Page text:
To address objective (2), we considered two file fragmentation techniques to reduce the communication costs: (i) simple division into blocks, and (ii) division into encoded blocks using erasure coding approaches. When considering (i), a file object can be defined as a chain (list) of block objects. An atomic file object is the composition of a list of atomic block objects. Therefore, we use atomic block object implementations to introduce an atomic file object. A file object supports two main operations: (a) a retrieve operation, and (b) a modify operation. A modification on a file attempts to atomically write() any block chain that has been created due to the change. A retrieve on the other hand, atomically reads the blocks that the file consists of.

Block fragmentation offers communication benefits but it does not offer storage efficiency: every storage host needs to store a copy of all the blocks for a single file, and thus the whole file object. To improve storage utilization, we examined the use of erasure codes. Erasure codes allow the division of a file object into n different encoded blocks (eblocks), out of which only k<n eblocks are needed to reconstruct the file. This allows n storage hosts to maintain a single eblock for each file, and k hosts can be used to reconstruct the file. We discovered (through literature review and own investigation), that atomicity can be achieved using erasure codes under restrictions either on the concurrency of operations, the number of storage host failures, or when allowing unbounded storage to be used. In addition, erasure codes require an additional computation overhead for the encoding and decoding of the file. We established that further examination on the construction of the coded elements must be performed, to allow efficient manipulation of particular eblocks, and hence benefit atomic implementations.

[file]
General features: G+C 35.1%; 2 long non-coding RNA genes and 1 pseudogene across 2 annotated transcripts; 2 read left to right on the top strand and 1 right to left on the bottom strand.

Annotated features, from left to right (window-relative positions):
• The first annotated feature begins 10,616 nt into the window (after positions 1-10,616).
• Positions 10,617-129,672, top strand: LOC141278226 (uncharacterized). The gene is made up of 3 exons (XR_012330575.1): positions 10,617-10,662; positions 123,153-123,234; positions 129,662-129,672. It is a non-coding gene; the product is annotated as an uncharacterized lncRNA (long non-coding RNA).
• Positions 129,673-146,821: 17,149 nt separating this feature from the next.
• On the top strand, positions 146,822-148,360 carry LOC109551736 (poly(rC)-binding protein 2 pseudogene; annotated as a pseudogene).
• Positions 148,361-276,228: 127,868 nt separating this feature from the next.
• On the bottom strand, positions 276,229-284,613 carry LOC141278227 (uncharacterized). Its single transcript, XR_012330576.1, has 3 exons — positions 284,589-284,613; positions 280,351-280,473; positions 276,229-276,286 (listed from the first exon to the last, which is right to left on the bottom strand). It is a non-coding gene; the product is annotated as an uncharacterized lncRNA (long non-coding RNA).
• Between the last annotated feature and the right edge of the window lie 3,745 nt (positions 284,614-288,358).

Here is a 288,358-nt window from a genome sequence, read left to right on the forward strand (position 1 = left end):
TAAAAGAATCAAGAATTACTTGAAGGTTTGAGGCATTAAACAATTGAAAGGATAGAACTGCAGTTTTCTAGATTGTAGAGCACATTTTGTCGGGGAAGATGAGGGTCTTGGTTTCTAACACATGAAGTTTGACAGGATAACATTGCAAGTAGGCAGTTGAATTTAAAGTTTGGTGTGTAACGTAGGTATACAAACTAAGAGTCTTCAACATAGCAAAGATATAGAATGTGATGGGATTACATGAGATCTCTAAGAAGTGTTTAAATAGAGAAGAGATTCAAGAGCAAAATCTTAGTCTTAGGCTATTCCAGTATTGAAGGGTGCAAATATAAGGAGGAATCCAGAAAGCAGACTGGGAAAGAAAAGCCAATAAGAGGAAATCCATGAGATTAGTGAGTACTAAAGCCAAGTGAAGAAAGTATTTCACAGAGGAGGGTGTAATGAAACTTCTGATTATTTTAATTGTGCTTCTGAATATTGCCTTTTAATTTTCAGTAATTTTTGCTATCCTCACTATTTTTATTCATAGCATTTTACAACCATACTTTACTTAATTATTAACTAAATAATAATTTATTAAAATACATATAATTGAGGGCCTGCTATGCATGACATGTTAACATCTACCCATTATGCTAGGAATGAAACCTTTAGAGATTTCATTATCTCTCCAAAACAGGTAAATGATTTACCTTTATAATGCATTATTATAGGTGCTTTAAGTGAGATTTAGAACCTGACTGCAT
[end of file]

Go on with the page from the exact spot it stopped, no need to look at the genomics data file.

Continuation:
As a last strategy, we examined the use of journaling (as used in journaling file systems) to perform read and write operations in a single file object. Here, we do not transfer the file data but we keep a record of the changes made on a file. Hence, we use a circular log, we refer to as journal, that is consolidated periodically to produce the file contents. The journal is treated as a single atomic object, whose small size allows operations to inflict a small footprint on the communication and the storage cost.